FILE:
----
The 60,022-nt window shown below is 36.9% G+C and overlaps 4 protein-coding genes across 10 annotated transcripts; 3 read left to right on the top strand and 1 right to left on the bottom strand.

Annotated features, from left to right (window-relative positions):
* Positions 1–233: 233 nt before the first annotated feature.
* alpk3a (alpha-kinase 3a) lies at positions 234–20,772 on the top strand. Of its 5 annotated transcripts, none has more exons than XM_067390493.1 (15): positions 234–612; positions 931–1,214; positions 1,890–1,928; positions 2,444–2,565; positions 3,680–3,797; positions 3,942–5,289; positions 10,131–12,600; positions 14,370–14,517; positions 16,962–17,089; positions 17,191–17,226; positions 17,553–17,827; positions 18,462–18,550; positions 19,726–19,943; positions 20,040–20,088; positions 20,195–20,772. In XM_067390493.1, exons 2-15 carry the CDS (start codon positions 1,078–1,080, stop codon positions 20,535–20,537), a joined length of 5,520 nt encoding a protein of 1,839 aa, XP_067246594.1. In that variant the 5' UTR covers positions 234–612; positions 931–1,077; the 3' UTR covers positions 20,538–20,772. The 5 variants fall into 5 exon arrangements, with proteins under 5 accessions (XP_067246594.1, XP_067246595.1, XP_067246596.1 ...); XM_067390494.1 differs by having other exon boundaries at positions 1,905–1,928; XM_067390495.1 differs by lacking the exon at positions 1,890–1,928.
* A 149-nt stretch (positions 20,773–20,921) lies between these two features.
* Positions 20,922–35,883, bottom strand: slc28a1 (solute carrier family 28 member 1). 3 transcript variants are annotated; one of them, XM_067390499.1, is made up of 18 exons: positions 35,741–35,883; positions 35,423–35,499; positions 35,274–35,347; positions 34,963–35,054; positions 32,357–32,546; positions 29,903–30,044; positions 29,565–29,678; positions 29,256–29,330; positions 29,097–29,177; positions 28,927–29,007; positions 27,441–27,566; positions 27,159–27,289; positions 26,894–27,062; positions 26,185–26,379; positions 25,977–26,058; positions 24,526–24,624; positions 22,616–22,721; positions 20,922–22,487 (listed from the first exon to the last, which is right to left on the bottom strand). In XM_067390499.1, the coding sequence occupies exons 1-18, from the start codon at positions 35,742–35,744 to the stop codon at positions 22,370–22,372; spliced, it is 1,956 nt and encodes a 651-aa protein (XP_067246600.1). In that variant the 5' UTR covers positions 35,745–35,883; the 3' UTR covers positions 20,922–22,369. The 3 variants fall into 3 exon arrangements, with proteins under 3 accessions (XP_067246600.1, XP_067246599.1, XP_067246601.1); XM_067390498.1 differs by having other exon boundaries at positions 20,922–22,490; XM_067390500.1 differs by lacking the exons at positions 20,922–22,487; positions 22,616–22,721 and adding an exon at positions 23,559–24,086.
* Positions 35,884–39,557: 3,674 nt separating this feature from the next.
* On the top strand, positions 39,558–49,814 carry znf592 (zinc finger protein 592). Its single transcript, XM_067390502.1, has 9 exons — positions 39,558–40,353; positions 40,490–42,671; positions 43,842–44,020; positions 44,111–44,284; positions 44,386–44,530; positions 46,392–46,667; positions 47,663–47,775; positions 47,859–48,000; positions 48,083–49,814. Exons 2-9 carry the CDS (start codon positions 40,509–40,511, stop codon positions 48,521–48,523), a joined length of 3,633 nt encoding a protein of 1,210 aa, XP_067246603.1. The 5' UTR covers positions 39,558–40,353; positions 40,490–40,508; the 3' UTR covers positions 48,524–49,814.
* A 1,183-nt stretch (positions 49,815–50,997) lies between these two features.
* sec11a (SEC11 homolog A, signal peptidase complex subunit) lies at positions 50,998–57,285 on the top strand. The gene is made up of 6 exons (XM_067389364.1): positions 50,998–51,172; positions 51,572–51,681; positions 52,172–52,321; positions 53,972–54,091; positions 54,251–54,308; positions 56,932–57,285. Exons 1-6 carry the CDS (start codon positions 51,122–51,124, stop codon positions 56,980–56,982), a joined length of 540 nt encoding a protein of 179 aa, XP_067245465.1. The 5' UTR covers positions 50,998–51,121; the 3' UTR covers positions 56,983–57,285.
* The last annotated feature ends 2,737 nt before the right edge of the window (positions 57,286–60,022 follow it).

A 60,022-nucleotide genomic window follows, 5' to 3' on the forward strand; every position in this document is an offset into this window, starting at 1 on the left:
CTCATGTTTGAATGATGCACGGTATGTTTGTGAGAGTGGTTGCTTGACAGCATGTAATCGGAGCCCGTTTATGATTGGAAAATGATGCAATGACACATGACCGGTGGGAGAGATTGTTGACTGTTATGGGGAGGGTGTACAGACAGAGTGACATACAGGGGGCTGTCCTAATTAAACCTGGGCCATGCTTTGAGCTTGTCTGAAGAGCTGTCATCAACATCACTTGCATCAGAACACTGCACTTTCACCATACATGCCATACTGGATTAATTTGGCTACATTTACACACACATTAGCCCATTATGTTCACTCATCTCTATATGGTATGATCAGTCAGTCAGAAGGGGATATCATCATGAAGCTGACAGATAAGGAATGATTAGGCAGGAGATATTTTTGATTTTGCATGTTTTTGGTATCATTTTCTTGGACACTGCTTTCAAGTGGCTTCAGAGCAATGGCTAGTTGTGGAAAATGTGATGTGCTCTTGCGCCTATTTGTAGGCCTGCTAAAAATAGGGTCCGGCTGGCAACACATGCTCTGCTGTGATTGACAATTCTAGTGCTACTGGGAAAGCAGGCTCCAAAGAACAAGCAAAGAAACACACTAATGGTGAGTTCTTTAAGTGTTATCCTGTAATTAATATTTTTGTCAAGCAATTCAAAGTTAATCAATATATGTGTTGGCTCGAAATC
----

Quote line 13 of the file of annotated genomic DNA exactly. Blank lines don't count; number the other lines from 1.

CTCATGTTTGAATGATGCACGGTATGTTTGTGAGAGTGGTTGCTTGACAGCATGTAATCGGAGCCCGTTTATGATTGGAAAATGATGCAATGACACATGACCGGTGGGAGAGATTGTTGACTGTTATGGGGAGGGTGTACAGACAGAGTGACATACAGGGGGCTGTCCTAATTAAACCTGGGCCATGCTTTGAGCTTGTCTGAAGAGCTGTCATCAACATCACTTGCATCAGAACACTGCACTTTCACCATACATGCCATACTGGATTAATTTGGCTACATTTACACACACATTAGCCCATTATGTTCACTCATCTCTATATGGTATGATCAGTCAGTCAGAAGGGGATATCATCATGAAGCTGACAGATAAGGAATGATTAGGCAGGAGATATTTTTGATTTTGCATGTTTTTGGTATCATTTTCTTGGACACTGCTTTCAAGTGGCTTCAGAGCAATGGCTAGTTGTGGAAAATGTGATGTGCTCTTGCGCCTATTTGTAGGCCTGCTAAAAATAGGGTCCGGCTGGCAACACATGCTCTGCTGTGATTGACAATTCTAGTGCTACTGGGAAAGCAGGCTCCAAAGAACAAGCAAAGAAACACACTAATGGTGAGTTCTTTAAGTGTTATCCTGTAATTAATATTTTTGTCAAGCAATTCAAAGTTAATCAATATATGTGTTGGCTCGAAATC